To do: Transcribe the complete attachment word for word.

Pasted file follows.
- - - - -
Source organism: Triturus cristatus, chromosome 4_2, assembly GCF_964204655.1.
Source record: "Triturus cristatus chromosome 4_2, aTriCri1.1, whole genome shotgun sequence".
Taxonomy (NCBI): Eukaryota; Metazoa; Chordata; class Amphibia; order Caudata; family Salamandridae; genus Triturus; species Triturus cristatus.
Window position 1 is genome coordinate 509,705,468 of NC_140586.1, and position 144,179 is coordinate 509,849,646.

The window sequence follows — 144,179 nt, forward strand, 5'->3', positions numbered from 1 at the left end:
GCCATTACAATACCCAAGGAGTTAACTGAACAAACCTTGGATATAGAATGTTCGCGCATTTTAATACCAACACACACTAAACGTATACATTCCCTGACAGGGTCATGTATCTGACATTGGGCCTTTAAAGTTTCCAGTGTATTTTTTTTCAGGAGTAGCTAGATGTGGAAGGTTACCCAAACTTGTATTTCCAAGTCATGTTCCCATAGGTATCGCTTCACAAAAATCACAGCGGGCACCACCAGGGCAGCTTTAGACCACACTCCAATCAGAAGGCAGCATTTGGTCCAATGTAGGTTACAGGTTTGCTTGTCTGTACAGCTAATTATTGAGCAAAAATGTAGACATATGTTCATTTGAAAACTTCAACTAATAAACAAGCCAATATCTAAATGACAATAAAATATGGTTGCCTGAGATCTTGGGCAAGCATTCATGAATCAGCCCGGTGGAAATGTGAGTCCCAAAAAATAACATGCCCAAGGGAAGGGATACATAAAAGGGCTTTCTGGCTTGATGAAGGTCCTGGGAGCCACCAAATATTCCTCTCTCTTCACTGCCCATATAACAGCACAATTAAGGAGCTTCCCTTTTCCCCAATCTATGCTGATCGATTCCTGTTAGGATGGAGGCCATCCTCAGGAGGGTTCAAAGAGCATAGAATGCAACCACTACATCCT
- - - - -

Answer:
Source organism: Triturus cristatus, chromosome 4_2, assembly GCF_964204655.1.
Source record: "Triturus cristatus chromosome 4_2, aTriCri1.1, whole genome shotgun sequence".
Taxonomy (NCBI): Eukaryota; Metazoa; Chordata; class Amphibia; order Caudata; family Salamandridae; genus Triturus; species Triturus cristatus.
Window position 1 is genome coordinate 509,705,468 of NC_140586.1, and position 144,179 is coordinate 509,849,646.

The window sequence follows — 144,179 nt, forward strand, 5'->3', positions numbered from 1 at the left end:
GCCATTACAATACCCAAGGAGTTAACTGAACAAACCTTGGATATAGAATGTTCGCGCATTTTAATACCAACACACACTAAACGTATACATTCCCTGACAGGGTCATGTATCTGACATTGGGCCTTTAAAGTTTCCAGTGTATTTTTTTTCAGGAGTAGCTAGATGTGGAAGGTTACCCAAACTTGTATTTCCAAGTCATGTTCCCATAGGTATCGCTTCACAAAAATCACAGCGGGCACCACCAGGGCAGCTTTAGACCACACTCCAATCAGAAGGCAGCATTTGGTCCAATGTAGGTTACAGGTTTGCTTGTCTGTACAGCTAATTATTGAGCAAAAATGTAGACATATGTTCATTTGAAAACTTCAACTAATAAACAAGCCAATATCTAAATGACAATAAAATATGGTTGCCTGAGATCTTGGGCAAGCATTCATGAATCAGCCCGGTGGAAATGTGAGTCCCAAAAAATAACATGCCCAAGGGAAGGGATACATAAAAGGGCTTTCTGGCTTGATGAAGGTCCTGGGAGCCACCAAATATTCCTCTCTCTTCACTGCCCATATAACAGCACAATTAAGGAGCTTCCCTTTTCCCCAATCTATGCTGATCGATTCCTGTTAGGATGGAGGCCATCCTCAGGAGGGTTCAAAGAGCATAGAATGCAACCACTACATCCT